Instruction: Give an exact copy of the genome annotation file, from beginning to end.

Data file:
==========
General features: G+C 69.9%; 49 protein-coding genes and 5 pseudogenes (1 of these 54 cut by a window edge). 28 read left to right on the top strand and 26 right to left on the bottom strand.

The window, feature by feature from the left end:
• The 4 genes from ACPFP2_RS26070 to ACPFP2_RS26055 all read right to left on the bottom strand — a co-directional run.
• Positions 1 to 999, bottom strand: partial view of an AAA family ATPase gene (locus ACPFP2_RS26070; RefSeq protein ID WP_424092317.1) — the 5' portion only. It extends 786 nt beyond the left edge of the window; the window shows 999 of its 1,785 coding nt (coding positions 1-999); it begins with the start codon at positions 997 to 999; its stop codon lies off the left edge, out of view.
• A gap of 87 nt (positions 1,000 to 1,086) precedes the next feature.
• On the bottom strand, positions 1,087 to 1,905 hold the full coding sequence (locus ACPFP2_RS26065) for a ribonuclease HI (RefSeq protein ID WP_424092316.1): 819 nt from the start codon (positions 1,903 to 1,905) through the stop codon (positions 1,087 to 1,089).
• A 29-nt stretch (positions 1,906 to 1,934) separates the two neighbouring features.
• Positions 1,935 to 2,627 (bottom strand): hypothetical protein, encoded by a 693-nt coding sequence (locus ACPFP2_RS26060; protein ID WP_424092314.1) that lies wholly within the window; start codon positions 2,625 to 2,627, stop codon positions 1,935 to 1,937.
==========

General features: G+C 69.9%; 49 protein-coding genes and 5 pseudogenes (1 of these 54 cut by a window edge). 28 read left to right on the top strand and 26 right to left on the bottom strand.

The window, feature by feature from the left end:
• The 4 genes from ACPFP2_RS26070 to ACPFP2_RS26055 all read right to left on the bottom strand — a co-directional run.
• Positions 1 to 999, bottom strand: partial view of an AAA family ATPase gene (locus ACPFP2_RS26070; RefSeq protein ID WP_424092317.1) — the 5' portion only. It extends 786 nt beyond the left edge of the window; the window shows 999 of its 1,785 coding nt (coding positions 1-999); it begins with the start codon at positions 997 to 999; its stop codon lies off the left edge, out of view.
• A gap of 87 nt (positions 1,000 to 1,086) precedes the next feature.
• On the bottom strand, positions 1,087 to 1,905 hold the full coding sequence (locus ACPFP2_RS26065) for a ribonuclease HI (RefSeq protein ID WP_424092316.1): 819 nt from the start codon (positions 1,903 to 1,905) through the stop codon (positions 1,087 to 1,089).
• A 29-nt stretch (positions 1,906 to 1,934) separates the two neighbouring features.
• Positions 1,935 to 2,627 (bottom strand): hypothetical protein, encoded by a 693-nt coding sequence (locus ACPFP2_RS26060; protein ID WP_424092314.1) that lies wholly within the window; start codon positions 2,625 to 2,627, stop codon positions 1,935 to 1,937.